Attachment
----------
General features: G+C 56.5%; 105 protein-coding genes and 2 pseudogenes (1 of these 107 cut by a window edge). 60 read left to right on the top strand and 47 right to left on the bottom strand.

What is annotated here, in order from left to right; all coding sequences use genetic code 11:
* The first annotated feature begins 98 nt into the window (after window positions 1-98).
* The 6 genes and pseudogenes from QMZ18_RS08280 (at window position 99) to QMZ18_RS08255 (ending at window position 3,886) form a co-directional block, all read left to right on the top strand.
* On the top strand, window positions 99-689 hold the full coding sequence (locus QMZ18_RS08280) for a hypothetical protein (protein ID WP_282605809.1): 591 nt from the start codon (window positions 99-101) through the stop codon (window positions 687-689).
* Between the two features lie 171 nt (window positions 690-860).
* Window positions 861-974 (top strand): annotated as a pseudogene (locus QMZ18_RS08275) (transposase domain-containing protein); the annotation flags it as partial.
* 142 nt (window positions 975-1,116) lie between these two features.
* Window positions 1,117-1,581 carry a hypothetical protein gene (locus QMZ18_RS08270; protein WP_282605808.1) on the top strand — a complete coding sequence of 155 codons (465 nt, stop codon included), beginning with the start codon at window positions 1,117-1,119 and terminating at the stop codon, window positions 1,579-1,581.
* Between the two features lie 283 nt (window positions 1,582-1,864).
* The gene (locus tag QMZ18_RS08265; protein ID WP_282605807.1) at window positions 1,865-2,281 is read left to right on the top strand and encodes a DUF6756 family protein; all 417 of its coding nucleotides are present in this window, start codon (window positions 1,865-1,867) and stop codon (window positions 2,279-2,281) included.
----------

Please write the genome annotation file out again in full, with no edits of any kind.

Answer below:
General features: G+C 56.5%; 105 protein-coding genes and 2 pseudogenes (1 of these 107 cut by a window edge). 60 read left to right on the top strand and 47 right to left on the bottom strand.

What is annotated here, in order from left to right; all coding sequences use genetic code 11:
* The first annotated feature begins 98 nt into the window (after window positions 1-98).
* The 6 genes and pseudogenes from QMZ18_RS08280 (at window position 99) to QMZ18_RS08255 (ending at window position 3,886) form a co-directional block, all read left to right on the top strand.
* On the top strand, window positions 99-689 hold the full coding sequence (locus QMZ18_RS08280) for a hypothetical protein (protein ID WP_282605809.1): 591 nt from the start codon (window positions 99-101) through the stop codon (window positions 687-689).
* Between the two features lie 171 nt (window positions 690-860).
* Window positions 861-974 (top strand): annotated as a pseudogene (locus QMZ18_RS08275) (transposase domain-containing protein); the annotation flags it as partial.
* 142 nt (window positions 975-1,116) lie between these two features.
* Window positions 1,117-1,581 carry a hypothetical protein gene (locus QMZ18_RS08270; protein WP_282605808.1) on the top strand — a complete coding sequence of 155 codons (465 nt, stop codon included), beginning with the start codon at window positions 1,117-1,119 and terminating at the stop codon, window positions 1,579-1,581.
* Between the two features lie 283 nt (window positions 1,582-1,864).
* The gene (locus tag QMZ18_RS08265; protein ID WP_282605807.1) at window positions 1,865-2,281 is read left to right on the top strand and encodes a DUF6756 family protein; all 417 of its coding nucleotides are present in this window, start codon (window positions 1,865-1,867) and stop codon (window positions 2,279-2,281) included.